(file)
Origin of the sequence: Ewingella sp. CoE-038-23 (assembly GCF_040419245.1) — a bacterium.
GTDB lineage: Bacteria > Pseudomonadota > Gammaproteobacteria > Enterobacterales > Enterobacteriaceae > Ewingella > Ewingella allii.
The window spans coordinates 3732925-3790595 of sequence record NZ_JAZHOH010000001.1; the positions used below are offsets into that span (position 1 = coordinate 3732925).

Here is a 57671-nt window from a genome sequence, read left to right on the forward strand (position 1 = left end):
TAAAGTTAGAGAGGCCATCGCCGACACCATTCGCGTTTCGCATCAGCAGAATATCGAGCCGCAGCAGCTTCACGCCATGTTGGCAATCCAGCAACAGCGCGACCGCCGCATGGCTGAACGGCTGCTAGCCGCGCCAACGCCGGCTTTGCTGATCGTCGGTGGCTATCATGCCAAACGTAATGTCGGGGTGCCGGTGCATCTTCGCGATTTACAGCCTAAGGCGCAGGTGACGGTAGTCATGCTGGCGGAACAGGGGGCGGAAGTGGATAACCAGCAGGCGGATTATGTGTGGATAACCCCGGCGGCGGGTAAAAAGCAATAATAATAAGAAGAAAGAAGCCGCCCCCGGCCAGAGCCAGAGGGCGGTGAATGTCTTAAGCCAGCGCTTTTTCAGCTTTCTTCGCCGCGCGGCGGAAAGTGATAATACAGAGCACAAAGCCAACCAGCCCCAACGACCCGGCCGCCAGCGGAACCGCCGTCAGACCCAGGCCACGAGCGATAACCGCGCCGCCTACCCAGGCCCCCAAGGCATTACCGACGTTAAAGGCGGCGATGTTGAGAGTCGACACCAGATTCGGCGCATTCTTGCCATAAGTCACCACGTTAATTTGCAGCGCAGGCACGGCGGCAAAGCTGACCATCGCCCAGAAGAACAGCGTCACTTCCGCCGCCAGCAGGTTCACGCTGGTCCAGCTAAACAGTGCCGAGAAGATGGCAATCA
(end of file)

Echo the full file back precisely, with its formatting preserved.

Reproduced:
Origin of the sequence: Ewingella sp. CoE-038-23 (assembly GCF_040419245.1) — a bacterium.
GTDB lineage: Bacteria > Pseudomonadota > Gammaproteobacteria > Enterobacterales > Enterobacteriaceae > Ewingella > Ewingella allii.
The window spans coordinates 3732925-3790595 of sequence record NZ_JAZHOH010000001.1; the positions used below are offsets into that span (position 1 = coordinate 3732925).

Here is a 57671-nt window from a genome sequence, read left to right on the forward strand (position 1 = left end):
TAAAGTTAGAGAGGCCATCGCCGACACCATTCGCGTTTCGCATCAGCAGAATATCGAGCCGCAGCAGCTTCACGCCATGTTGGCAATCCAGCAACAGCGCGACCGCCGCATGGCTGAACGGCTGCTAGCCGCGCCAACGCCGGCTTTGCTGATCGTCGGTGGCTATCATGCCAAACGTAATGTCGGGGTGCCGGTGCATCTTCGCGATTTACAGCCTAAGGCGCAGGTGACGGTAGTCATGCTGGCGGAACAGGGGGCGGAAGTGGATAACCAGCAGGCGGATTATGTGTGGATAACCCCGGCGGCGGGTAAAAAGCAATAATAATAAGAAGAAAGAAGCCGCCCCCGGCCAGAGCCAGAGGGCGGTGAATGTCTTAAGCCAGCGCTTTTTCAGCTTTCTTCGCCGCGCGGCGGAAAGTGATAATACAGAGCACAAAGCCAACCAGCCCCAACGACCCGGCCGCCAGCGGAACCGCCGTCAGACCCAGGCCACGAGCGATAACCGCGCCGCCTACCCAGGCCCCCAAGGCATTACCGACGTTAAAGGCGGCGATGTTGAGAGTCGACACCAGATTCGGCGCATTCTTGCCATAAGTCACCACGTTAATTTGCAGCGCAGGCACGGCGGCAAAGCTGACCATCGCCCAGAAGAACAGCGTCACTTCCGCCGCCAGCAGGTTCACGCTGGTCCAGCTAAACAGTGCCGAGAAGATGGCAATCA